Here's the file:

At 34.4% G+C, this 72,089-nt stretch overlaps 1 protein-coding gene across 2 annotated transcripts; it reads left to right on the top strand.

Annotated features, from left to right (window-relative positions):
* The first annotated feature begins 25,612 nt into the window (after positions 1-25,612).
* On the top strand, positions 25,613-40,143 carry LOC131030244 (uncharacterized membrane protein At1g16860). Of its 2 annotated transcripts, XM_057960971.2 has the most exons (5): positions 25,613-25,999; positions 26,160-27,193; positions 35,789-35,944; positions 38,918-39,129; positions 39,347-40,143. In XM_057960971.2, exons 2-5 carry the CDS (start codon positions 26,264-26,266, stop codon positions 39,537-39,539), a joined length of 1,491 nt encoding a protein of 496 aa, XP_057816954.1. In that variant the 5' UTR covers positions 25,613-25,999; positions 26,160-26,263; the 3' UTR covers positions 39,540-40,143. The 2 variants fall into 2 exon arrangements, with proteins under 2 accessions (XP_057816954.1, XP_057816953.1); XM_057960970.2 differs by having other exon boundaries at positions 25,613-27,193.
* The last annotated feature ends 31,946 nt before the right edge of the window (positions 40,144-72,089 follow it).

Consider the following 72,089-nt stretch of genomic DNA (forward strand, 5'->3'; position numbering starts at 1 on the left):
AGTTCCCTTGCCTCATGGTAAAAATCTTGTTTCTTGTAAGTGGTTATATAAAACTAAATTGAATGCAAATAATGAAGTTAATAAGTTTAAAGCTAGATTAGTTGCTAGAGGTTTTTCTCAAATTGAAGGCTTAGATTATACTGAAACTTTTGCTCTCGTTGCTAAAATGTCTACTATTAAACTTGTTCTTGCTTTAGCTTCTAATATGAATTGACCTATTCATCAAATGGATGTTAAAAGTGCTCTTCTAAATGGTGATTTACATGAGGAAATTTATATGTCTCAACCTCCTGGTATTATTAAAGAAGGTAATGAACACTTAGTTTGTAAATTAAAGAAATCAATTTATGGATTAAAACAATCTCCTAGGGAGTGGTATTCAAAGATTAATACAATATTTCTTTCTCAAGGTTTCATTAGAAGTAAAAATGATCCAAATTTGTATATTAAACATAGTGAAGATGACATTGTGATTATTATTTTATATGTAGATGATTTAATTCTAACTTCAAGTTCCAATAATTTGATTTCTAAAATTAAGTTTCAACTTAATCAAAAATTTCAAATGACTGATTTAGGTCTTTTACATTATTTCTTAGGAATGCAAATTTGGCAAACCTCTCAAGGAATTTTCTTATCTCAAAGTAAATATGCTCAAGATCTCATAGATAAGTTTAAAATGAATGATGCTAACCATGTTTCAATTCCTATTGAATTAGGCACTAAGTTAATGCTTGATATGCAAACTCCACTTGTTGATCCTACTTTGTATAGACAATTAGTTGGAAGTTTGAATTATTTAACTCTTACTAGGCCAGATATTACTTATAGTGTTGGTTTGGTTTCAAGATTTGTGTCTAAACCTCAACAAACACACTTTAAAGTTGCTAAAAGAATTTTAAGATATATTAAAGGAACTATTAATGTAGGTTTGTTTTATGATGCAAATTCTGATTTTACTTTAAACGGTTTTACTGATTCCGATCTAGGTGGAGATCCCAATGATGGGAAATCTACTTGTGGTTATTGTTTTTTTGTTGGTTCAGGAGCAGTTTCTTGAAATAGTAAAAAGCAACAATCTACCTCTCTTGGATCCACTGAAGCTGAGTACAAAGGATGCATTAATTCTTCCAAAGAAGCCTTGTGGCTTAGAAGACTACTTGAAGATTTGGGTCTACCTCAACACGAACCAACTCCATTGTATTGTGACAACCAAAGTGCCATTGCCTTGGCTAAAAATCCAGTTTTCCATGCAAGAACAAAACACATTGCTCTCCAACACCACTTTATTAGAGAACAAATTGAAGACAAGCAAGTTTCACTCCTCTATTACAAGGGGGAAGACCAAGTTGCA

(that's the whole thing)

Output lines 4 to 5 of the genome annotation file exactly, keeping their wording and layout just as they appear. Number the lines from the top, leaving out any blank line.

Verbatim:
* On the top strand, positions 25,613-40,143 carry LOC131030244 (uncharacterized membrane protein At1g16860). Of its 2 annotated transcripts, XM_057960971.2 has the most exons (5): positions 25,613-25,999; positions 26,160-27,193; positions 35,789-35,944; positions 38,918-39,129; positions 39,347-40,143. In XM_057960971.2, exons 2-5 carry the CDS (start codon positions 26,264-26,266, stop codon positions 39,537-39,539), a joined length of 1,491 nt encoding a protein of 496 aa, XP_057816954.1. In that variant the 5' UTR covers positions 25,613-25,999; positions 26,160-26,263; the 3' UTR covers positions 39,540-40,143. The 2 variants fall into 2 exon arrangements, with proteins under 2 accessions (XP_057816954.1, XP_057816953.1); XM_057960970.2 differs by having other exon boundaries at positions 25,613-27,193.
* The last annotated feature ends 31,946 nt before the right edge of the window (positions 40,144-72,089 follow it).